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Grading Inter Miami: Emphasizing building out, Pizarro’s standing, and more

Inter Miami had endured a rough midweek showing, so Phil Neville made one significant tactical change for Sunday’s match.

It helped Inter Miami tremendously.

Inter Miami grabbed its second win of the season on Sunday evening, going on the road and defeating FC Cincinnati by a 3-2 mark. Gonzalo Higuain’s two-goal performance in the victory was the biggest storyline in this one, but another notable development from the game was how the Herons tweaked their style of play.

Rather than be as direct as it had in previous matches, Inter Miami tried to better keep possession by attempting to build out of the back more often. The team looked to play short on goal kicks frequently, with centerbacks Ryan Shawcross and Leandro Gonzalez Pirez starting sequences in areas inside the 18-yard box to serve as passing options for goalkeeper John McCarthy.

The three of them would then pass to one another before regularly looking forward to play through lines, especially in the middle where Blaise Matuidi served as the primary link connecting the defense and the attack. Even when FC Cincinnati pressed aggressively, the South Florida side made a point to try and initiate plays through Matuidi and, at times, fellow central midfielder Gregore.

“The one thing that we did change was the fact that we wanted the team to play the ball into midfield more, to play central more, to trust Blaise and to trust Gregore, two really good players,” said Inter Miami head coach Phil Neville. “For the last three days I have said to them, ‘You have to play the ball. I do not care if somebody is up their backsides or their marks. I want to trust us playing the ball centrally rather than play the ball wide.’

“They wanted to press us wide and not through the middle, so I wanted us to play through the middle in central areas, and that is where I thought Gregore and Blaise at times in the first half really caused them problems. Blaise demanding the ball off his teammates is what I expect from a player of his quality, and that is what he gives us.”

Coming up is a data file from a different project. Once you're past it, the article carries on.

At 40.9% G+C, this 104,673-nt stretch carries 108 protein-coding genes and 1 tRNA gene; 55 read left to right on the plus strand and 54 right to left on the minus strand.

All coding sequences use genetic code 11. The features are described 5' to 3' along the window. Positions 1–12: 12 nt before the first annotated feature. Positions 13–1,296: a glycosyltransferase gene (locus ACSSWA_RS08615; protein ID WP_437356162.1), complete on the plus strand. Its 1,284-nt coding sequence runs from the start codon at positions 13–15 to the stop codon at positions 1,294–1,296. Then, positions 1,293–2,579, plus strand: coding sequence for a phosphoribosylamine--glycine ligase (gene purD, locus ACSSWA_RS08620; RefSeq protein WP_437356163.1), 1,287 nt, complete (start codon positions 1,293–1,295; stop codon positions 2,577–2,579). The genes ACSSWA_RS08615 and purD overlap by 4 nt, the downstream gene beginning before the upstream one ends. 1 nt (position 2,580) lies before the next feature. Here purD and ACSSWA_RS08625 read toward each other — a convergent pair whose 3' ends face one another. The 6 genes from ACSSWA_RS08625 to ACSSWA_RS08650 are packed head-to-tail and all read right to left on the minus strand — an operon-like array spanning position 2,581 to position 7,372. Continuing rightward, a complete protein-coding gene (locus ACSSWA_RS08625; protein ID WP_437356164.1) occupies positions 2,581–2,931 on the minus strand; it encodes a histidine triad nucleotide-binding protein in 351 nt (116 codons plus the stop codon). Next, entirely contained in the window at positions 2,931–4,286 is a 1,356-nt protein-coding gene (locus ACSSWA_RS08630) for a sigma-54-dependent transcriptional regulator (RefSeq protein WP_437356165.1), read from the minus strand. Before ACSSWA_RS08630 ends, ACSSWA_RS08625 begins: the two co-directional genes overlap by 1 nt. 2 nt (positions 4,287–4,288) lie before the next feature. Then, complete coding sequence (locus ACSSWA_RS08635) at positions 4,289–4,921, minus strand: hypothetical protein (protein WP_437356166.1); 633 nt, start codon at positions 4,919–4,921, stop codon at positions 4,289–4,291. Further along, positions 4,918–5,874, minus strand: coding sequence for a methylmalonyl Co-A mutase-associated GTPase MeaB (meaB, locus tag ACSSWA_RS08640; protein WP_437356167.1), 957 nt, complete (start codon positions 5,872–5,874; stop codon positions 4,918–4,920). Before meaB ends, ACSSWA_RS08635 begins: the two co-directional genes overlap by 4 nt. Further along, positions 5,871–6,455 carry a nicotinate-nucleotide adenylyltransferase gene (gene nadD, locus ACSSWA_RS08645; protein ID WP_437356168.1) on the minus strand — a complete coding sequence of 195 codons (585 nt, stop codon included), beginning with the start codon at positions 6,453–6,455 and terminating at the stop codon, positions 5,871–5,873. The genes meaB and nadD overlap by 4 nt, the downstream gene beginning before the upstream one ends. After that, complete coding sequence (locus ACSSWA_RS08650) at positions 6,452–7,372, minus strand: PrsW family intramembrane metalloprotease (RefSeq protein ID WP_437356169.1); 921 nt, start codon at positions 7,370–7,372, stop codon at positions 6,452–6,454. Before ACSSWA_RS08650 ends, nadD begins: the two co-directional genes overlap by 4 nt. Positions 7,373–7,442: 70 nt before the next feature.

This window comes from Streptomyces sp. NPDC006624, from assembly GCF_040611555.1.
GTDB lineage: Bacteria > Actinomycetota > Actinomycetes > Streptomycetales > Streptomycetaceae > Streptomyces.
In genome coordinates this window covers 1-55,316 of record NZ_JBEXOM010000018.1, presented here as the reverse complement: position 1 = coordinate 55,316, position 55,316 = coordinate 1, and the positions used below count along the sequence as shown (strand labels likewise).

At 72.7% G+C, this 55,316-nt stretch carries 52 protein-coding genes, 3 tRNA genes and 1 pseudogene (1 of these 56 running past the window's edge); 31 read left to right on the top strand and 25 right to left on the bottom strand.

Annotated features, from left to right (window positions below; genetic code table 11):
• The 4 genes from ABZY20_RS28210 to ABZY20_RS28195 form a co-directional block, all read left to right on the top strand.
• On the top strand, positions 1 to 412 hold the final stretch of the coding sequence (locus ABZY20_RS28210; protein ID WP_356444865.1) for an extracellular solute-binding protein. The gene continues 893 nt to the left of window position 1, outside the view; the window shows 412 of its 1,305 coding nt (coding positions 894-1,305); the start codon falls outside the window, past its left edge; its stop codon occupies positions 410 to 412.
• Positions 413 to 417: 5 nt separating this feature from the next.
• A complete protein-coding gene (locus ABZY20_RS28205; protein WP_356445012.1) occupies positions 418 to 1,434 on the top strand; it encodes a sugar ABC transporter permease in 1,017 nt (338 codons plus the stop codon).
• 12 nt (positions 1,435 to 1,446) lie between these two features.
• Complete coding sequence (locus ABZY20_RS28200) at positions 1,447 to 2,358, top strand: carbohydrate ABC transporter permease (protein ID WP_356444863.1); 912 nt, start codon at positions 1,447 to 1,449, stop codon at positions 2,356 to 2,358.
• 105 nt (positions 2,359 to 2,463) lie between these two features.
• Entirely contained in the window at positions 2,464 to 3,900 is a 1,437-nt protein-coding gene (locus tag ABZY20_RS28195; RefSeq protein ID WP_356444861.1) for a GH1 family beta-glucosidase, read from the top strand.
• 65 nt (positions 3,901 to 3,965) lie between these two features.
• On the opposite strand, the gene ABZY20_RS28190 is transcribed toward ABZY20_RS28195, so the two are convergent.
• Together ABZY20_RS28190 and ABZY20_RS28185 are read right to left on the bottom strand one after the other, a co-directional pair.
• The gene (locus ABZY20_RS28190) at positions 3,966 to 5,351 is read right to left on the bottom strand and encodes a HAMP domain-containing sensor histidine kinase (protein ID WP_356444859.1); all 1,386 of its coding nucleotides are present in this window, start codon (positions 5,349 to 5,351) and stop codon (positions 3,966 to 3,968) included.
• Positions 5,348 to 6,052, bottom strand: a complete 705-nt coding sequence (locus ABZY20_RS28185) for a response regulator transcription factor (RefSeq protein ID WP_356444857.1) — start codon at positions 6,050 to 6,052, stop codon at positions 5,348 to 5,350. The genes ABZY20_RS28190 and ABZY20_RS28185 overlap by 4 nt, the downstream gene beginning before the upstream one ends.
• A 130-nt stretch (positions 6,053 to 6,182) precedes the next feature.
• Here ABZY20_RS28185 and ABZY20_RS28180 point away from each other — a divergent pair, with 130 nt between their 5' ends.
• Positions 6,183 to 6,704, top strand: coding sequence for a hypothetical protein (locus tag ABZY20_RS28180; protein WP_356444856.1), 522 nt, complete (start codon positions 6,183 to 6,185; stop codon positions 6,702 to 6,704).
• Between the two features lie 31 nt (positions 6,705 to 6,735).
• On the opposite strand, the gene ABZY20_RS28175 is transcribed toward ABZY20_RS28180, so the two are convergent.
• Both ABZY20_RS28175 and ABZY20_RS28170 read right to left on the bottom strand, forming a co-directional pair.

The tactic worked in that it helped Inter Miami find a better rhythm to the game. It was not flawless, of course, and more a vertical type of build-up rather than a patient and methodical one in which players pass side to side to wait for an opening, but it helped get more players more touches on the ball while the team strung together passing sequences.

The second goal was a direct result of Neville’s change. Inter Miami rapidly played from back to front in the 38th minute, starting with distribution from McCarthy and finishing from Gonzalo Higuain. Sure, there was a bit of good fortune involved along the way when Lewis Morgan lost the ball, but this type of improved build-up play proved effective on Sunday and is something Inter Miami may want to consider using again vs. certain opponents.

Pizarro is (really) out of favor

If one picture or image is worth a thousand words, Phil Neville’s irate reaction to Rodolfo Pizarro’s late effort spoke wonders.

Pizarro had a good chance to put the game away shortly after coming on as a substitute in stoppage time, but FC Cincinnati goalkeeper Kenneth Vermeer came up with a good stop. Rather than lament the missed opportunity or look on in disbelief like most of the Inter Miami technical staff, Neville went into Incredible Hulk mode on the sidelines and momentarily snarled in a fit of rage that may have produced foam from his mouth had it gone on any longer.

The angered response combined with Pizarro not starting in this one — via a coach’s decision — after turning in several indifferent performances sure seem to point to the Mexican midfielder being in the coach’s dog house. That may be warranted given Pizarro’s lack of production, but it is a bit eye-opening to see a manager express such indignation to an attempt that was saved.

Making things worse for Pizarro is how impactful Federico Higuain was as a No. 10 in his first Inter Miami start. The Argentine playmaker moved into different pockets of space all throughout the field in an effort to combine quickly or hit through balls in behind, and also set up his younger brother’s first goal with a clever back-heel pass that was equal parts impressive and effective.